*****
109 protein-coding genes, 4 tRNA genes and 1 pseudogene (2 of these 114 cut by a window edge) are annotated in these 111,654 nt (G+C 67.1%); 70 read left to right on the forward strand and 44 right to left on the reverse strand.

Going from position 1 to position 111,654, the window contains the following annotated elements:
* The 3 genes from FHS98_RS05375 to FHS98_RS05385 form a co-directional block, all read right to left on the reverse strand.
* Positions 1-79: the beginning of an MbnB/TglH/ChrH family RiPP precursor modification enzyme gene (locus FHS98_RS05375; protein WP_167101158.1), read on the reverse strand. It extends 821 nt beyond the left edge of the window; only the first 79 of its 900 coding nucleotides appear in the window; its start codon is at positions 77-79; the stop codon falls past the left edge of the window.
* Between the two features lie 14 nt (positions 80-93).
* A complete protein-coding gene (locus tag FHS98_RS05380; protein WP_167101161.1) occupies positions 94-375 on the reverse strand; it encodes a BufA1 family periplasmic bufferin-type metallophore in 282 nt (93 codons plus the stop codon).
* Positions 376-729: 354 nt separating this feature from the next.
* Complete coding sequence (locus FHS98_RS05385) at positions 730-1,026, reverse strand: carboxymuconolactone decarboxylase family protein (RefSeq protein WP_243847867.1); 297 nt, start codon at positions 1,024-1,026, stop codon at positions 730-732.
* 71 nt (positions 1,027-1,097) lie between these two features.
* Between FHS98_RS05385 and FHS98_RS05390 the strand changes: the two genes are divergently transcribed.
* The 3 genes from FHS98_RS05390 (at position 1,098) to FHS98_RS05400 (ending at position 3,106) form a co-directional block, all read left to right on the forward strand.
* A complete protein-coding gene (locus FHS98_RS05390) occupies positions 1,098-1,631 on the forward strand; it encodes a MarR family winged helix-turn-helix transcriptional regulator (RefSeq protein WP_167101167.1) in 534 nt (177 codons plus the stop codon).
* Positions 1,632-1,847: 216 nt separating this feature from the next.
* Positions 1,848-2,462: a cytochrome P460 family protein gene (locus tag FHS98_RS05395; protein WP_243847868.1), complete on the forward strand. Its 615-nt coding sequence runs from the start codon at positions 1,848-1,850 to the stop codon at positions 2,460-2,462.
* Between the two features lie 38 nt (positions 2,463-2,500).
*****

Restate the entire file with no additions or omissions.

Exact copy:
109 protein-coding genes, 4 tRNA genes and 1 pseudogene (2 of these 114 cut by a window edge) are annotated in these 111,654 nt (G+C 67.1%); 70 read left to right on the forward strand and 44 right to left on the reverse strand.

Going from position 1 to position 111,654, the window contains the following annotated elements:
* The 3 genes from FHS98_RS05375 to FHS98_RS05385 form a co-directional block, all read right to left on the reverse strand.
* Positions 1-79: the beginning of an MbnB/TglH/ChrH family RiPP precursor modification enzyme gene (locus FHS98_RS05375; protein WP_167101158.1), read on the reverse strand. It extends 821 nt beyond the left edge of the window; only the first 79 of its 900 coding nucleotides appear in the window; its start codon is at positions 77-79; the stop codon falls past the left edge of the window.
* Between the two features lie 14 nt (positions 80-93).
* A complete protein-coding gene (locus tag FHS98_RS05380; protein WP_167101161.1) occupies positions 94-375 on the reverse strand; it encodes a BufA1 family periplasmic bufferin-type metallophore in 282 nt (93 codons plus the stop codon).
* Positions 376-729: 354 nt separating this feature from the next.
* Complete coding sequence (locus FHS98_RS05385) at positions 730-1,026, reverse strand: carboxymuconolactone decarboxylase family protein (RefSeq protein WP_243847867.1); 297 nt, start codon at positions 1,024-1,026, stop codon at positions 730-732.
* 71 nt (positions 1,027-1,097) lie between these two features.
* Between FHS98_RS05385 and FHS98_RS05390 the strand changes: the two genes are divergently transcribed.
* The 3 genes from FHS98_RS05390 (at position 1,098) to FHS98_RS05400 (ending at position 3,106) form a co-directional block, all read left to right on the forward strand.
* A complete protein-coding gene (locus FHS98_RS05390) occupies positions 1,098-1,631 on the forward strand; it encodes a MarR family winged helix-turn-helix transcriptional regulator (RefSeq protein WP_167101167.1) in 534 nt (177 codons plus the stop codon).
* Positions 1,632-1,847: 216 nt separating this feature from the next.
* Positions 1,848-2,462: a cytochrome P460 family protein gene (locus tag FHS98_RS05395; protein WP_243847868.1), complete on the forward strand. Its 615-nt coding sequence runs from the start codon at positions 1,848-1,850 to the stop codon at positions 2,460-2,462.
* Between the two features lie 38 nt (positions 2,463-2,500).